Kirk's Blog

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Kirk started writing articles for his blog around the time his first book was published (September 2011). Not having any other bright ideas at the time, he adopted the book title as his “brand” for the blog. Over time, Shaky Paws Grampa (SPG) has become his “identity” in the PD world. The good news is that he hasn’t had to fight anybody for it and there was no competition for the web address (understandably).

He didn’t have any clear goals in mind for the blog when he started other than to make his target audience the “PD world”, opting to write about what ever inspired him at the moment. Over time, various themes emerged:

Book or writing-related
PD-related information
Clinical research study advocacy/participation
Cognition issues
Living with PD-personal
PD meeting/conference announcements
SPG speaking engagements, media interviews, and webinars
Calls to action

Three years later, he has posted 120 articles that have been viewed by readers from over 60 countries around the world.
Kirk Hall

Palliative Care and Counseling

I have been having trouble coming up with ideas for a new blog article (they usually “appear” in the middle of the night).  Either I can’t remember the detail of the idea that made it interesting (at least to me) or the idea turns out to be “not as interesting” in the light of day.  The bottom line is that the articles I used to post fairly frequently (the latest count since inception in 2011 is 160+ articles) are becoming few and far between.

It is disappointing to me that this has happened.  But like the old man who has been thrown on the cart with the dead people in Monty Python and the Holy Grail, I am “not quite dead yet”.  I am still involved in the PD palliative care research project with University of Colorado Hospital that is so important to me.  Recruiting for the study is close to completion and there will be opportunities to contribute in the end stages.  I am a “blogger partner” for the 2019 World Parkinson Congress in Kyoto for which I will be writing one article for publication in April 2018.  There are no plans in the works that I know of for a third meeting of the International PD Palliative Care group, though follow up work from previous meetings continues.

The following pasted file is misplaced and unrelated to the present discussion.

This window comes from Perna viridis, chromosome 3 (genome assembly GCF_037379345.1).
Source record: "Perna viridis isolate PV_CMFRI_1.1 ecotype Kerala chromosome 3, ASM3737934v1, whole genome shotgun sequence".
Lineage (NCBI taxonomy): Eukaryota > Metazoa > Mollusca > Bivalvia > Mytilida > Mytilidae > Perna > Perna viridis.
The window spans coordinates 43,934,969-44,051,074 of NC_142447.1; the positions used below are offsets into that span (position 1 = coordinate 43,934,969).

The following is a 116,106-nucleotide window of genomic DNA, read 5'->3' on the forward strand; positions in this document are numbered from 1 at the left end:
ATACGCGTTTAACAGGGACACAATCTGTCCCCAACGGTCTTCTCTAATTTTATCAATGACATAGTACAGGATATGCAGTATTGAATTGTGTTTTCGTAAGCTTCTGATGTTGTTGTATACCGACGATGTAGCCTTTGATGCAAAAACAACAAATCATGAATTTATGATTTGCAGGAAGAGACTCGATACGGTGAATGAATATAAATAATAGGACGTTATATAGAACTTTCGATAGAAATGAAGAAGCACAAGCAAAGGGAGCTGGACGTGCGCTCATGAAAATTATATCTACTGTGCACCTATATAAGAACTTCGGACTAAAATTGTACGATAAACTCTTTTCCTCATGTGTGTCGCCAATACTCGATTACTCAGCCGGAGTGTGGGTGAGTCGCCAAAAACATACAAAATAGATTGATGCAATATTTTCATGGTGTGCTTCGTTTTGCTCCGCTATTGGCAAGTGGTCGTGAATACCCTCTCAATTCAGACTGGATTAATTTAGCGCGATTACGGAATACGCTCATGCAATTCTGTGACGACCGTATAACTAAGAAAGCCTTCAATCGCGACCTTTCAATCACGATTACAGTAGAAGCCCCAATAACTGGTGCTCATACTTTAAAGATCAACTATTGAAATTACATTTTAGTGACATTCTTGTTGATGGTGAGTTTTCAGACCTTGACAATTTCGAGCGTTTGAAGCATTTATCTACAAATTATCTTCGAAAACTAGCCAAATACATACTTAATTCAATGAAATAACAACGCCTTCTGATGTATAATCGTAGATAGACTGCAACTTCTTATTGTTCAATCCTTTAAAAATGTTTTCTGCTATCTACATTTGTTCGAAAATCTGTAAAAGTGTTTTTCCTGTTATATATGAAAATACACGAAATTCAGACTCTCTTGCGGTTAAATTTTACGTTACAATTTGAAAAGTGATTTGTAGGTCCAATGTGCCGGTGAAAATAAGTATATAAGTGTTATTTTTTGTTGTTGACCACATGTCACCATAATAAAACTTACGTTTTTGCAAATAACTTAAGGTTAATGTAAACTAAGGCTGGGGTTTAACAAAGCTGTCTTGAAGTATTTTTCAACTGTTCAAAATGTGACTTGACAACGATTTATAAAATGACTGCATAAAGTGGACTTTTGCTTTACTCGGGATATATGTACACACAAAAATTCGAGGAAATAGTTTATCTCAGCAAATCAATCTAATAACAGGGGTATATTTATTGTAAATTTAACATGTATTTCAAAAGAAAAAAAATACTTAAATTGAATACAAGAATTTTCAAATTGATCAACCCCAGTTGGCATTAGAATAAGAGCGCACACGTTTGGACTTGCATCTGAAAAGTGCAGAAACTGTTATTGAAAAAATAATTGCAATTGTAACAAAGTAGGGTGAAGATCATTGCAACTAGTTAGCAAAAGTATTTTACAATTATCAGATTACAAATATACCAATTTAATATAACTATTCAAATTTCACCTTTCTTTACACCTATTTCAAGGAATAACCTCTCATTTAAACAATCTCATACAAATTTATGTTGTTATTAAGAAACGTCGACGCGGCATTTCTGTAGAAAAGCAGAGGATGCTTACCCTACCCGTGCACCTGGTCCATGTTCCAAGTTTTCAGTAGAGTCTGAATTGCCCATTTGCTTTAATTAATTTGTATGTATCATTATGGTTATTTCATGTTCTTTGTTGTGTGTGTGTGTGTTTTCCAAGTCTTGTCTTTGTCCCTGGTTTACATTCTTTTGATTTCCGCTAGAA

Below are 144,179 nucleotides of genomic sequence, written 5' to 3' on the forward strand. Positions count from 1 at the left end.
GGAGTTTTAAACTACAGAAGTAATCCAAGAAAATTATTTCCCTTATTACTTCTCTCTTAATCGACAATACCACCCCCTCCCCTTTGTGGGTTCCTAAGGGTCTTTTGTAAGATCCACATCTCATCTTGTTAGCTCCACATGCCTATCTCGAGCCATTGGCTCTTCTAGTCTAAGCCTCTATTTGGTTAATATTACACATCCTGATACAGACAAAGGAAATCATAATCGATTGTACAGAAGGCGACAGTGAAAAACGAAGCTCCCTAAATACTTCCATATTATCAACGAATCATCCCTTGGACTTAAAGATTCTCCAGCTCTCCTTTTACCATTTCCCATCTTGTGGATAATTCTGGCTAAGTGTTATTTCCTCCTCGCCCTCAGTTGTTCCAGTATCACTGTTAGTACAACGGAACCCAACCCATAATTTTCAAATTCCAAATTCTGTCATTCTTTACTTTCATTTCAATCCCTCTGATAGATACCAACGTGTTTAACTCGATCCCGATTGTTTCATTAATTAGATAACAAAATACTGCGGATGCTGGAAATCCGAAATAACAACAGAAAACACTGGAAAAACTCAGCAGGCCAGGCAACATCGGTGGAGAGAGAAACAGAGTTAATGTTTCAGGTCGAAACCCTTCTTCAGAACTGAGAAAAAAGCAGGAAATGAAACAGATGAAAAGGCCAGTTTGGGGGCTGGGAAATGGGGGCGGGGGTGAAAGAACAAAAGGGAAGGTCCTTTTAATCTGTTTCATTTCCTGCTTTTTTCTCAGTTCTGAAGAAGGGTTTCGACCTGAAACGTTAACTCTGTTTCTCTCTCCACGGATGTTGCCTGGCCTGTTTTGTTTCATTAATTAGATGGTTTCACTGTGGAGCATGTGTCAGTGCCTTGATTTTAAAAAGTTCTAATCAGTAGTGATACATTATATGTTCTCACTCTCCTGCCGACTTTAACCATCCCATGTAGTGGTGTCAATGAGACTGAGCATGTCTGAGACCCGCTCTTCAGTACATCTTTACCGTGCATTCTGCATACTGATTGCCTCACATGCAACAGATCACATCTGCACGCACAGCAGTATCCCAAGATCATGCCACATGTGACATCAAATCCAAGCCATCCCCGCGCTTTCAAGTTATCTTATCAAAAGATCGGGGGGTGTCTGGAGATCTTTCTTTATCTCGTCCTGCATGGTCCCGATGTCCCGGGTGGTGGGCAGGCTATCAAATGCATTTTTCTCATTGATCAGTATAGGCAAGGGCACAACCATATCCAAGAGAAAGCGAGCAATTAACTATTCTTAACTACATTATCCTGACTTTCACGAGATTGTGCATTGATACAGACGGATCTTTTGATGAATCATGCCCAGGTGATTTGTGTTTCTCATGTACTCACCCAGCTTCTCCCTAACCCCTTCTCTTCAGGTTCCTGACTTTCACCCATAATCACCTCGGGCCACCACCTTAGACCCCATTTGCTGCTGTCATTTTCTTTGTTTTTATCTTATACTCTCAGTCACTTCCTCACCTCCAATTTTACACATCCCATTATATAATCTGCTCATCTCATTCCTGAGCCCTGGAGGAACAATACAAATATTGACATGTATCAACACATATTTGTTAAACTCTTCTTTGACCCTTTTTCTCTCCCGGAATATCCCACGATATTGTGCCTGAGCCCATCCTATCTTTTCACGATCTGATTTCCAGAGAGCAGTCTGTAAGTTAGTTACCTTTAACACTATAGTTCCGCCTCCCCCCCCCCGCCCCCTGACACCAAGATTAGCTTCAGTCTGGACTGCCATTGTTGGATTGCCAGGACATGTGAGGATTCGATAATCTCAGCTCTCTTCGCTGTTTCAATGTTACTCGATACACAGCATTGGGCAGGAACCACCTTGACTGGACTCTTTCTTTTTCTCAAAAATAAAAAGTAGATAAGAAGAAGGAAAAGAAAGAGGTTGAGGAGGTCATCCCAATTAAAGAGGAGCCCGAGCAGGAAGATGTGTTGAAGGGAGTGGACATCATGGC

That said, I have been aware that my ability to contribute has declined and my “shelf life” is running out.  I can see that the same thing is happening or has happened with many of my “highly-engaged” friends.  I am sure I am not the only one feeling a sense of loss because of this.  Along with that is a feeling of guilt that I may be letting people down, which indicates an exaggerated sense of my importance, but is nonetheless true.

It was these feelings and subsequent thoughts that led me to write this article.  It is totally predictable that the “black hole of PD” will eventually drag us all down.  But is there a way that the angst that peaks in later stages of PD could be managed or minimized?

It seems to me that the best way to address these issues (that are predictable for all PwPs and care partners) already exists in our PD palliative care model, which recognizes the probable need for counseling.  In our study’s model, the social worker and “spiritual advisor” are designated to deal with these issues.  All these thoughts have led me to believe that we may have underestimated the need for counseling and the current model’s ability to address that need.  I think we need to consider adding a psychologist to the team who will have the experience and expertise needed.  At the same time, I think that palliative care providers need to become more proactive in offering appropriate counseling services for PwPs and care partners individually and together.

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Kirk Hall


I had an opportunity to review a paper that will be published in the near future titled Prognostic Predictors in Parkinsonian Disease: Systematic Review and New Suggested Guidelines for Hospice Referral written by Julienne L. Bemski, DO; R.